ANS-321 AMSAT News Service Bulletins for November 17


The AMSAT News Service bulletins are a free, weekly news and information service of AMSAT, The Radio Amateur Satellite Corporation. ANS publishes news related to Amateur Radio in space including reports on the activities of a worldwide group of Amateur Radio operators who share an active interest in designing, building, launching and communicating through analog and digital Amateur Radio satellites.

The news feed on publishes news of Amateur Radio in space as soon as our volunteers can post it. Please send any amateur satellite news or reports to: ans-editor at amsat dot org.  You can sign up for free e-mail delivery of the AMSAT News Service Bulletins via the ANS List; to join this list see:

In this edition:

  • Happy 45th Birthday AMSAT-OSCAR 7!
  • 19th Anniversary of ARISS Operations
  • PO-101 (Diwata-2) QSLs Available
  • IARU Update Regarding Amateur Satellite Allocations
  • AMSAT Member Dhruv Rebba, KC9ZJX, Youth Excellence Award
  • Changes to AMSAT-NA TLE Distribution for November 14, 2019
  • Upcoming ARISS Contact Schedule
  • Upcoming Satellite Operations
  • Satellite Shorts From All Over

Happy 45th Birthday AMSAT-OSCAR 7!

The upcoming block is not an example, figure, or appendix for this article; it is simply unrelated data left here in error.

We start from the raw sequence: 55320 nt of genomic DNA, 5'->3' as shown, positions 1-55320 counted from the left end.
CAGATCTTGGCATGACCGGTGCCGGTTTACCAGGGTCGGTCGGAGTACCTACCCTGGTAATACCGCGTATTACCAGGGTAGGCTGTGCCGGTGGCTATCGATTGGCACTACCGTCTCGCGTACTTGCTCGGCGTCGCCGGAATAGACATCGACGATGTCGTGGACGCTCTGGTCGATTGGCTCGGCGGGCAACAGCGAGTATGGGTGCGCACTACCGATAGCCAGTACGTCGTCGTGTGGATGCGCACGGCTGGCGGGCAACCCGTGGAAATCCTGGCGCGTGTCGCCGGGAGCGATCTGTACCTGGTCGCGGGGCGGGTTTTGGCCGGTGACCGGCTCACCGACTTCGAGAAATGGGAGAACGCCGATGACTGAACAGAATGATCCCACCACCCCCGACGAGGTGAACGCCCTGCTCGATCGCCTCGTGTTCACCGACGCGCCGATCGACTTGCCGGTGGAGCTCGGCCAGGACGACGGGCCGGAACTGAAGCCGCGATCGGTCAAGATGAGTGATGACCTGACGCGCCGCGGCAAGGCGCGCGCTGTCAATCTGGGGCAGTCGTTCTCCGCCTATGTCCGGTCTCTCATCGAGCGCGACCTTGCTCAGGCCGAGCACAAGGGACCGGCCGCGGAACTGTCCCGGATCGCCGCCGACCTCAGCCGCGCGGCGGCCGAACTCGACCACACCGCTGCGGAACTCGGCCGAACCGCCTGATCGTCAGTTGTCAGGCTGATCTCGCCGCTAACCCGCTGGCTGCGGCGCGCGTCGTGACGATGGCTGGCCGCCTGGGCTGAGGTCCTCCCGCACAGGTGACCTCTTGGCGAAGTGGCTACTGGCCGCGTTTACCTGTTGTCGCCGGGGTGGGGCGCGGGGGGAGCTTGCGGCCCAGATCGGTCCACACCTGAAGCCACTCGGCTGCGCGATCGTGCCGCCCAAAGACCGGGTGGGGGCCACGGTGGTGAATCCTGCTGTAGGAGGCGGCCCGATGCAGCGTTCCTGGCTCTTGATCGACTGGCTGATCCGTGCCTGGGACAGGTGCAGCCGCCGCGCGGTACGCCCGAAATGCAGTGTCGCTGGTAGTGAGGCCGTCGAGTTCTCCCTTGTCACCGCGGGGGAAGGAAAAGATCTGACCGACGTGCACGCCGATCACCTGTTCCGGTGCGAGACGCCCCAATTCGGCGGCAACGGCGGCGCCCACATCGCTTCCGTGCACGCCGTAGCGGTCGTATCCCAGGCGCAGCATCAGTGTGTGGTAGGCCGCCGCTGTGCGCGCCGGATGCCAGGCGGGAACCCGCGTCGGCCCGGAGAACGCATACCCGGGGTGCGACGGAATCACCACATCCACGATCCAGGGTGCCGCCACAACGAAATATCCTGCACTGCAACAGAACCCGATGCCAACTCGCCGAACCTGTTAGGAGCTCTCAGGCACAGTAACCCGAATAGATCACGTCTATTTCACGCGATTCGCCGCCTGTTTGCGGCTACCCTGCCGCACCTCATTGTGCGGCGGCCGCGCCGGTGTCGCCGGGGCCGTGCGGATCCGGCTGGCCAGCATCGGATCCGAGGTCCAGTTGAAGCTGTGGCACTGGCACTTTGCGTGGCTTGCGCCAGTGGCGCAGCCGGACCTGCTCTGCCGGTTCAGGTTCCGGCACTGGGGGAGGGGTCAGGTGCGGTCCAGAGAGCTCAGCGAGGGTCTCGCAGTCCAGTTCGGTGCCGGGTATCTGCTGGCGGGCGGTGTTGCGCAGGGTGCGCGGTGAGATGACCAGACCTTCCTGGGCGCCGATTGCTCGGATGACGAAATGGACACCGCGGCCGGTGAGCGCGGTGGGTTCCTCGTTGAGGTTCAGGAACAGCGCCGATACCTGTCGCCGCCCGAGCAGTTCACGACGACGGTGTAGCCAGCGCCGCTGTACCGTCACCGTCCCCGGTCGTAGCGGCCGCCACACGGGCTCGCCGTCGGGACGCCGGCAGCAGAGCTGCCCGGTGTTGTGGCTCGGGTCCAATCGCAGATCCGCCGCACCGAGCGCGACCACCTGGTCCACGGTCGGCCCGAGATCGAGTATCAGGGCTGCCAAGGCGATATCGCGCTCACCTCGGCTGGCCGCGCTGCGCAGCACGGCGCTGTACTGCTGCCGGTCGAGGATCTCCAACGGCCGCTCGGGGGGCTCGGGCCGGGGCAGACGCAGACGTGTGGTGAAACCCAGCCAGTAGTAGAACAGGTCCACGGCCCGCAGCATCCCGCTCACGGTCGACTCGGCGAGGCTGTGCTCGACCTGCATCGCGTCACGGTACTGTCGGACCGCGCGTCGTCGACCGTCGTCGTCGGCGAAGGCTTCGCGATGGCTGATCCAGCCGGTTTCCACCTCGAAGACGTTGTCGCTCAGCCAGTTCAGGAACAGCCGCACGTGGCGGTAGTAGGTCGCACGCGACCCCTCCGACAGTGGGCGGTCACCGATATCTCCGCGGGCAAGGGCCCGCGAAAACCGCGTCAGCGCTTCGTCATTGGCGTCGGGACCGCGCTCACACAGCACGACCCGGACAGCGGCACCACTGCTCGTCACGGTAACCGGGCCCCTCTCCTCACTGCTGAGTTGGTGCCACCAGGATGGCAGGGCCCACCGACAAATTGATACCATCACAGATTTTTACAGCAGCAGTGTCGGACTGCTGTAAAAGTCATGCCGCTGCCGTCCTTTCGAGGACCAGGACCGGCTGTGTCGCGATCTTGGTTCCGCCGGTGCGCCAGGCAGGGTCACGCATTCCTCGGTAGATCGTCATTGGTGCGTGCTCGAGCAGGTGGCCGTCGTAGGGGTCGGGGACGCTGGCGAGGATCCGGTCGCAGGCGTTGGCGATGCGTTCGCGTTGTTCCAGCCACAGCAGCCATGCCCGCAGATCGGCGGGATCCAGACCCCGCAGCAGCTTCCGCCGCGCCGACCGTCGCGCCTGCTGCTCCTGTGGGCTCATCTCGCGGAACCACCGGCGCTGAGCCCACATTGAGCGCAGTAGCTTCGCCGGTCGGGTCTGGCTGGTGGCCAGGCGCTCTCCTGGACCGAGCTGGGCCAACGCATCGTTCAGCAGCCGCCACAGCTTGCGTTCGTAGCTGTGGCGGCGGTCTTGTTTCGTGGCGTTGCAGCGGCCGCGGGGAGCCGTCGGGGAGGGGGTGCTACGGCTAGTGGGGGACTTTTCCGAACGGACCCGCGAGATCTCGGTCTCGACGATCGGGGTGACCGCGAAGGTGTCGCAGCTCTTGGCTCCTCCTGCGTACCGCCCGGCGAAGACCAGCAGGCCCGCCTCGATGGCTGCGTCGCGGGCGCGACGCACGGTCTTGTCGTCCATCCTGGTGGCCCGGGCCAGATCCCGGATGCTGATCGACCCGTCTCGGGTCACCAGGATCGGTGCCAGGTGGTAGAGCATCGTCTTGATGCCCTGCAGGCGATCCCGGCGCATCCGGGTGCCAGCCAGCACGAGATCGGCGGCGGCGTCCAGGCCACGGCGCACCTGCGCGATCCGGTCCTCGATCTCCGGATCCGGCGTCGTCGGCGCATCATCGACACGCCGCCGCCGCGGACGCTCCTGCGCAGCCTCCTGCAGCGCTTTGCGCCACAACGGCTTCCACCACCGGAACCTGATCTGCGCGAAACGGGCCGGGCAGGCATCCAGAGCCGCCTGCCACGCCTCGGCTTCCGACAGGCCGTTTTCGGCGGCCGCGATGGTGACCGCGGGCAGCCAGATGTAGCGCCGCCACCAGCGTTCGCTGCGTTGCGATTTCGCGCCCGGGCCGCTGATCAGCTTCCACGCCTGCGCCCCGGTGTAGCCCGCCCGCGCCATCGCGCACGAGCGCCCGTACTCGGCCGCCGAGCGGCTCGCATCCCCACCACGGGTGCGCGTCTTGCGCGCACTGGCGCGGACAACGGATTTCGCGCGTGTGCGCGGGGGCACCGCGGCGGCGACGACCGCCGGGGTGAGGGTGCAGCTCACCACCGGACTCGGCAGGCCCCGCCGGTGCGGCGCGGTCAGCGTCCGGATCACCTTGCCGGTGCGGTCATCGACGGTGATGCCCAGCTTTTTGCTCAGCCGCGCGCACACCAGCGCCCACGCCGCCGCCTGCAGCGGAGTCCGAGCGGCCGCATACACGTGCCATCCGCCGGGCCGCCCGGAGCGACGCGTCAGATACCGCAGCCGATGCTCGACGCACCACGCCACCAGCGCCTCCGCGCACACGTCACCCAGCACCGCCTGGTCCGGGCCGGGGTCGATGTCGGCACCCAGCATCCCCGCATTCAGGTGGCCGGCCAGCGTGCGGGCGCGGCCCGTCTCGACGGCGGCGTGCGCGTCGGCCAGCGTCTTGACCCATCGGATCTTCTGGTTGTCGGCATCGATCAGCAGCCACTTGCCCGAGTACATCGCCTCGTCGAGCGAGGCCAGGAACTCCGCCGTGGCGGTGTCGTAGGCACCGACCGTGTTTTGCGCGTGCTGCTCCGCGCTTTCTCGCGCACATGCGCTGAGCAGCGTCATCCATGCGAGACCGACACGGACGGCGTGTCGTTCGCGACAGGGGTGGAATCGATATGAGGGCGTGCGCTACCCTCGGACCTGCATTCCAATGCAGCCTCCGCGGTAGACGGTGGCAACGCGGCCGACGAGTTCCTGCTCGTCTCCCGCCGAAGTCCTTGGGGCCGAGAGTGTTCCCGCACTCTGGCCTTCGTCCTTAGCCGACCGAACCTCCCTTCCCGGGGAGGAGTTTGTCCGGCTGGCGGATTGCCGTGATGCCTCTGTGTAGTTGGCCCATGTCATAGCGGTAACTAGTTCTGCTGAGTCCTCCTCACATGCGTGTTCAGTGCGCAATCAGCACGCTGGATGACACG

At 17:11 UTC on November 15, 1974 a Delta-2310 rocket lifted off from SLC-2W at Vandenberg Air Force Base, sending AO-7 into orbit along with NOAA-4 and Intasat. Details about the launch and initial telemetry reception can be found at

After nearly 7 years of service, AO-7 was thought to have reached the end of its life in June 1981 due to battery failure. A retrospective detailing its exemplary record was published in the AMSAT Satellite Report, available at

Though it was thought to be lost in 1981, there are reports that the Polish Solidarity movement used AO-7 to pass messages in 1982 while Poland was under martial law. An article, in Polish, with the details is available at

Twenty years later, on June 21, 2002, G3IOR reported that he heard an old-style CW beacon from an unknown OSCAR satellite near 145.970 MHz. This was soon identified as AMSAT-OSCAR 7. The original AMSAT-BB post with news of the discovery is archived at

Despite some pre-launch predictions that the CMOS logic circuits on-board “wouldn’t last 3 weeks,” AO-7 remains operational and well-used while in sunlight. It is the oldest operational satellite, in any service, in orbit.